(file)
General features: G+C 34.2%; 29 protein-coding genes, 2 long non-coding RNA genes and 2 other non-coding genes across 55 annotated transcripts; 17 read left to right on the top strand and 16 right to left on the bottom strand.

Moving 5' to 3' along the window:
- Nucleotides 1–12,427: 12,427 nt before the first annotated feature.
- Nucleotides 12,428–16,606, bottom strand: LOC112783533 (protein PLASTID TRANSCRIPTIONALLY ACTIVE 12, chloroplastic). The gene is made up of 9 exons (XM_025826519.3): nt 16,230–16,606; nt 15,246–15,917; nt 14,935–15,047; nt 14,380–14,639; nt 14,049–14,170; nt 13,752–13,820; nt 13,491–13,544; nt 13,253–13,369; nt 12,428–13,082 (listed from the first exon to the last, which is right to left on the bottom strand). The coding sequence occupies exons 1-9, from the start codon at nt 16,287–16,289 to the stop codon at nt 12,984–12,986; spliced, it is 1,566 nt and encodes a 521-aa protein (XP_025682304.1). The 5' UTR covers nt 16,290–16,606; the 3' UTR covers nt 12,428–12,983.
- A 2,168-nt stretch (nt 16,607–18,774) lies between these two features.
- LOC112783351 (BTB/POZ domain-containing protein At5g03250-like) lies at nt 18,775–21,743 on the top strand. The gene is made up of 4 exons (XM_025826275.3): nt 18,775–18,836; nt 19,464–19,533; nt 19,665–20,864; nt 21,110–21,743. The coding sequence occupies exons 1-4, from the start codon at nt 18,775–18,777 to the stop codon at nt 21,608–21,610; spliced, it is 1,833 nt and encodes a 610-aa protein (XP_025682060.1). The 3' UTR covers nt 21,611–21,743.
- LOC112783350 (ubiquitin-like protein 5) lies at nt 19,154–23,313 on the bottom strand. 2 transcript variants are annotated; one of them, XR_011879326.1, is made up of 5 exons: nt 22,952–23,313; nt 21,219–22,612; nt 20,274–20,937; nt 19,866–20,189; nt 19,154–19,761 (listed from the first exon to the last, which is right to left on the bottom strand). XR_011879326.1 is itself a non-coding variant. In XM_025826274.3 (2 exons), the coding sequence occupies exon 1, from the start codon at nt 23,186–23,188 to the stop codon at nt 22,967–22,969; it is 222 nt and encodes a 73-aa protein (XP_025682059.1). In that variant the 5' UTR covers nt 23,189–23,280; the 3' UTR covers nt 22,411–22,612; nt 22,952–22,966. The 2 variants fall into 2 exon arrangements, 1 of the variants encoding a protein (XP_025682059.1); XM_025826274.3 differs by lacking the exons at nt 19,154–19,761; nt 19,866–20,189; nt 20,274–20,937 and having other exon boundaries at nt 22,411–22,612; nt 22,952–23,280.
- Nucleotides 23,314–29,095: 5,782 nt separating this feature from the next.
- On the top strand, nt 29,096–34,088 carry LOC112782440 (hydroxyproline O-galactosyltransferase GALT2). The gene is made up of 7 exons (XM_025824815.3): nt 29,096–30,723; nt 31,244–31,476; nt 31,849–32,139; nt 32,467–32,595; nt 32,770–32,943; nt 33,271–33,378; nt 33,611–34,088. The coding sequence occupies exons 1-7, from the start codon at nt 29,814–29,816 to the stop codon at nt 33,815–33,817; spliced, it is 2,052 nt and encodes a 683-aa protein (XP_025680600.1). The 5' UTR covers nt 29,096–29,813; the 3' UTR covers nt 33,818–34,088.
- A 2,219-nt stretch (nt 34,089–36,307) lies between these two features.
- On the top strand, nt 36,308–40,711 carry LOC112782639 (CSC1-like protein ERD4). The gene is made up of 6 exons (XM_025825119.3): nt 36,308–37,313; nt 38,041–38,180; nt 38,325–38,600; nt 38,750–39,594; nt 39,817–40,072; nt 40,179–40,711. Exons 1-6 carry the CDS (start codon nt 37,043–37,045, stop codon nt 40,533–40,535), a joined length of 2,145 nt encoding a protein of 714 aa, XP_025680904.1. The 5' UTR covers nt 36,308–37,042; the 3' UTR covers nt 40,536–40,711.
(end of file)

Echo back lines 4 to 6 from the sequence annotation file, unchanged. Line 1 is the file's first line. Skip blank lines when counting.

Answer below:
- Nucleotides 12,428–16,606, bottom strand: LOC112783533 (protein PLASTID TRANSCRIPTIONALLY ACTIVE 12, chloroplastic). The gene is made up of 9 exons (XM_025826519.3): nt 16,230–16,606; nt 15,246–15,917; nt 14,935–15,047; nt 14,380–14,639; nt 14,049–14,170; nt 13,752–13,820; nt 13,491–13,544; nt 13,253–13,369; nt 12,428–13,082 (listed from the first exon to the last, which is right to left on the bottom strand). The coding sequence occupies exons 1-9, from the start codon at nt 16,287–16,289 to the stop codon at nt 12,984–12,986; spliced, it is 1,566 nt and encodes a 521-aa protein (XP_025682304.1). The 5' UTR covers nt 16,290–16,606; the 3' UTR covers nt 12,428–12,983.
- A 2,168-nt stretch (nt 16,607–18,774) lies between these two features.
- LOC112783351 (BTB/POZ domain-containing protein At5g03250-like) lies at nt 18,775–21,743 on the top strand. The gene is made up of 4 exons (XM_025826275.3): nt 18,775–18,836; nt 19,464–19,533; nt 19,665–20,864; nt 21,110–21,743. The coding sequence occupies exons 1-4, from the start codon at nt 18,775–18,777 to the stop codon at nt 21,608–21,610; spliced, it is 1,833 nt and encodes a 610-aa protein (XP_025682060.1). The 3' UTR covers nt 21,611–21,743.